I was in the midst of a truly brutal boot camp class when the instructor ordered us to start 30 seconds of jumping jacks. No sweat… I've done these millions of times.
Then, it happened: Small amounts of pee, for a lack of a better term, started leaking out — and I couldn't do anything to stop it. I figured others would soon be able to see my mini-accident and instantly turned red. Luckily, no one did, but right after class I frantically typed, "peeing during workouts" into the browser on my smartphone.
And I let out a huge sigh of relief.
It's actually very common, according to everything I read on trusty Google. Everyone from casual weekend warriors to serious CrossFit competitors reported experiencing what's known medically as stress incontinence, especially during workouts that included a lot of jumping.
"With stress incontinence, the sphincter pelvic muscles, which support the bladder and urethra, are weakened," pelvic floor dysfunction specialist Gail O’Neill, P.T., tells SheKnows. "The sphincter is not able to prevent urine from flowing when pressure is placed on the abdomen, such as when you cough, laugh, lift something heavy, or during certain forms of exercise such as running and CrossFit."
To remedy this, doctors commonly recommend that you regularly tighten your pelvic floor muscles — the ones that help you control the flow of urine — commonly known as Kegels.
However, I've found that doesn't always work. I'm a Kegels fanatic and do Reformer Pilates at least four times a week, and I still deal with stress incontinence.
"Everyone wants a magic exercise: just do a plank, just do a Kegel, just do a squat," adds physical therapist Julie Wiebe. "Creating balance in the system is a bit more complex than just clenching something."
Stress incontinence can put a kink in your workouts, but Kegels aren't necessarily the way to fix it.
Because the pelvic floor is only one piece of the puzzle, Kegels don't necessarily solve it. To solve the problem, we have to think about coordinating the work of the group of muscles that control continence, according to Wiebe.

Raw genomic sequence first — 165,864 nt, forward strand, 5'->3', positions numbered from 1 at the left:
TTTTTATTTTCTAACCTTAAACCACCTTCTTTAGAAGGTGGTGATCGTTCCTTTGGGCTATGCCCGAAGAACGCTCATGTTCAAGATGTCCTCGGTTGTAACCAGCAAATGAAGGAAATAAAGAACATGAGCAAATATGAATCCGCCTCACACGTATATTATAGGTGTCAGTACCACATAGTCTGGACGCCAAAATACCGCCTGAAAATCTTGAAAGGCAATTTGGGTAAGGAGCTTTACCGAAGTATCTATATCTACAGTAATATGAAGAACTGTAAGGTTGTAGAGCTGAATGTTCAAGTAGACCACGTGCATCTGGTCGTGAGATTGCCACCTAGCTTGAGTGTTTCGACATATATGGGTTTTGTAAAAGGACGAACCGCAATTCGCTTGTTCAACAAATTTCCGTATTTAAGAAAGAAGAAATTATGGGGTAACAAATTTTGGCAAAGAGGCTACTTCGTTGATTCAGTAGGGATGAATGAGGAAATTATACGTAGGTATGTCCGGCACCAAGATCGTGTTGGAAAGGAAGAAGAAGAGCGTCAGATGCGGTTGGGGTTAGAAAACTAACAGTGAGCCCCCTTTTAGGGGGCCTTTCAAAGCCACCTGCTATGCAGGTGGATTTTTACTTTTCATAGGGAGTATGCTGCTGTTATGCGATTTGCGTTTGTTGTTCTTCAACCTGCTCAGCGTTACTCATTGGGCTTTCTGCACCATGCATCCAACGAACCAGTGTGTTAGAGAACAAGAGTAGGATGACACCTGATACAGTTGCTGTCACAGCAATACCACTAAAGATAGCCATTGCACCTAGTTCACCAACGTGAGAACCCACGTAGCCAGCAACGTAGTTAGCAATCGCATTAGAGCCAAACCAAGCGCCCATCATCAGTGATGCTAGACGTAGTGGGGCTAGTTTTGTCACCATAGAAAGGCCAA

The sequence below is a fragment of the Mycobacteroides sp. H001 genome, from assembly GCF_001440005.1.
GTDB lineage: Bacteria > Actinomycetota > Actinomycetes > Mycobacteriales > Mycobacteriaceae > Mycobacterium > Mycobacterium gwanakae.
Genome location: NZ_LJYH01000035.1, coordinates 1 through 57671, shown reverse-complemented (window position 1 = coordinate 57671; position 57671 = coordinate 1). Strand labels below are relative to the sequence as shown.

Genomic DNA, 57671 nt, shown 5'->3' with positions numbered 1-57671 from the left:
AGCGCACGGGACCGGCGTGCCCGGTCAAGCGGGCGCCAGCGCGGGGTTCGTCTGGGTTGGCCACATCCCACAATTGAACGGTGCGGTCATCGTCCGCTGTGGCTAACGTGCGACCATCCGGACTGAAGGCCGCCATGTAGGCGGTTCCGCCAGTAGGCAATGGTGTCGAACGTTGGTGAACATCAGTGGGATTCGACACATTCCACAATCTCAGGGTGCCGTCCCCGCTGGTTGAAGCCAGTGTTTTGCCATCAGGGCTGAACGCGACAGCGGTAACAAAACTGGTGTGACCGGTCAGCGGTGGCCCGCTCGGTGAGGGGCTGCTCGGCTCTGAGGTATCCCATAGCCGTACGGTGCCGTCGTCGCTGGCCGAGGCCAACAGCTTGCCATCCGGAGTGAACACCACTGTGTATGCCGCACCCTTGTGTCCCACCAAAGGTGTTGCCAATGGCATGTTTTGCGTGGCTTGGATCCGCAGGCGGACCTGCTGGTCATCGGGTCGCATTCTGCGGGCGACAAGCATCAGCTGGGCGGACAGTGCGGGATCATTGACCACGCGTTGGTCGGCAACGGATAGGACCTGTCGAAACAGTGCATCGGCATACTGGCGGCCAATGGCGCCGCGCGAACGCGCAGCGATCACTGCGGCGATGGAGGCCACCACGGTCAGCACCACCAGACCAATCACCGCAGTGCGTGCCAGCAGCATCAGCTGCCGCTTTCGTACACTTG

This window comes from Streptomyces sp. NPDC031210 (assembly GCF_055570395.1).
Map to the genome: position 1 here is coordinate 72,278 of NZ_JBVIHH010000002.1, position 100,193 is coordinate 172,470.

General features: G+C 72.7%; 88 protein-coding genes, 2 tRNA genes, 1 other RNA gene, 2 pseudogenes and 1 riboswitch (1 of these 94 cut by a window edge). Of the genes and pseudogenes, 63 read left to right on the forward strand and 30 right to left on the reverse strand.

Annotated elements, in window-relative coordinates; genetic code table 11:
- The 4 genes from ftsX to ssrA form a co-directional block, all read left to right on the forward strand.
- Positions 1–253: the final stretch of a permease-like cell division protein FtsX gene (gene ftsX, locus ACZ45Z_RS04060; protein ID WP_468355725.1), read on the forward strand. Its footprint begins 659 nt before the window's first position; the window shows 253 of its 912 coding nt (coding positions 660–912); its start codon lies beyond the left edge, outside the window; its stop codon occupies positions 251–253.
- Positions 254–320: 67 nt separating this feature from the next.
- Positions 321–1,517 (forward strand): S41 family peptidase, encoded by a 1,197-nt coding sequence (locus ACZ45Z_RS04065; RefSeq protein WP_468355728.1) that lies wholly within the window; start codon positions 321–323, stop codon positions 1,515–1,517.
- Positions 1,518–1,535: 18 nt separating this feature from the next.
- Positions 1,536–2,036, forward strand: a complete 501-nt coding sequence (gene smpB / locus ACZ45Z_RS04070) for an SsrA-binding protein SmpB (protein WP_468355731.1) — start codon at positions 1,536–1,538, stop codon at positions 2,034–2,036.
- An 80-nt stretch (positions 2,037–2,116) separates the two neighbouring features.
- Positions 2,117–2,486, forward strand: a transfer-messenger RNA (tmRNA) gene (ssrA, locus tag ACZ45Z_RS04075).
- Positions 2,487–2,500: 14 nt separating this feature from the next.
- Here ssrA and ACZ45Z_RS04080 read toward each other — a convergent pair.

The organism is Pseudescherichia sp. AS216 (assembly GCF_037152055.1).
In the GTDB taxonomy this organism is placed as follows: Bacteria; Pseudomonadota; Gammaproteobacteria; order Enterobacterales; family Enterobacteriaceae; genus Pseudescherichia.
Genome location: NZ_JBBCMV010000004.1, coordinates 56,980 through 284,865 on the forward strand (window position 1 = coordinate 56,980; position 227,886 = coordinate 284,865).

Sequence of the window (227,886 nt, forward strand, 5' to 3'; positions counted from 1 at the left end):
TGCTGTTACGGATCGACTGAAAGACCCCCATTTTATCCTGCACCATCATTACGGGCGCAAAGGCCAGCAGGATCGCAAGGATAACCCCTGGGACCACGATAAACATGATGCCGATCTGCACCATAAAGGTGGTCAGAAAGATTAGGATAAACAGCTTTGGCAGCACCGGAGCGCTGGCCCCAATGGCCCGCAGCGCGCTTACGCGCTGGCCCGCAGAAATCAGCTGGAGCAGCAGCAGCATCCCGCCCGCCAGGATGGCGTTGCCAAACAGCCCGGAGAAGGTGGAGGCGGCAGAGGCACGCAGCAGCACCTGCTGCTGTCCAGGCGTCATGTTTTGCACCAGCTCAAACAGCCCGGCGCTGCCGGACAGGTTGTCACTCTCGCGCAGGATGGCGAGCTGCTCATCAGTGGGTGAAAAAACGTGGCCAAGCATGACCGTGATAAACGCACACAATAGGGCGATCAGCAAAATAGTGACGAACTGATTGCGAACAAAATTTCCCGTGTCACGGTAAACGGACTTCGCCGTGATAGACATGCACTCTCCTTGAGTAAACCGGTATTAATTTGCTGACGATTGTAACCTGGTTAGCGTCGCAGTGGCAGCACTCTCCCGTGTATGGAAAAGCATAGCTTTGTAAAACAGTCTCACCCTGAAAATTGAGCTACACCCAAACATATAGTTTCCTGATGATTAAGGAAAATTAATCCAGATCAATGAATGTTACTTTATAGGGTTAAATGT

So, what can we do about it? Think outside the Kegel.
"The system that controls leaks is the same system that creates a strong core: the diaphragm, the pelvic floor and your deep abdominal. So learning to coordinate the action of these three is critical to balancing the continence mechanism," says Wiebe. "That means, how you breathe and how much you clench your abs or your pelvic floor are important."
First, she recommends finding your true pelvic floor with this little trick.
Then, try a breathing trick known as a piston, which helps women coordinate the work of the muscles differently than a Kegel.
"Learning to let go of your abs and allow the diaphragm to come down for a big breath is a good first step to set up the recoiling action of a piston," says Wiebe.
"Breaths should not be up — chests lifting, shoulders rising on inhale — this often occurs when women are holding their abs tight. See how your breath changes when you relax your abs."
The breath should be lower, with movement of your rib cage below your breasts. This kind of breath will be more connected with your pelvic floor.
"See if you can feel your pelvic floor lower on this new inhale, and lift on exhale. When it lifts on the exhale, that is when you should challenge it on an exertion in fitness," Wiebe adds. "So I teach my patients, 'Blow before you go.' Exhale, feel the pelvic lift, then continue the exhale as you exert or lift. Then let the pelvic floor lower again as you inhale between reps."
Once you have found it, practice allowing to rise (on exhale) and lower (on inhale). "Using that leaning, ski jump idea while you're running and maintaining a pistoning breath will help kick up the system and ease leaks," Wiebe adds.
In addition to strengthening exercises, try these other tips to alleviate stress incontinence.
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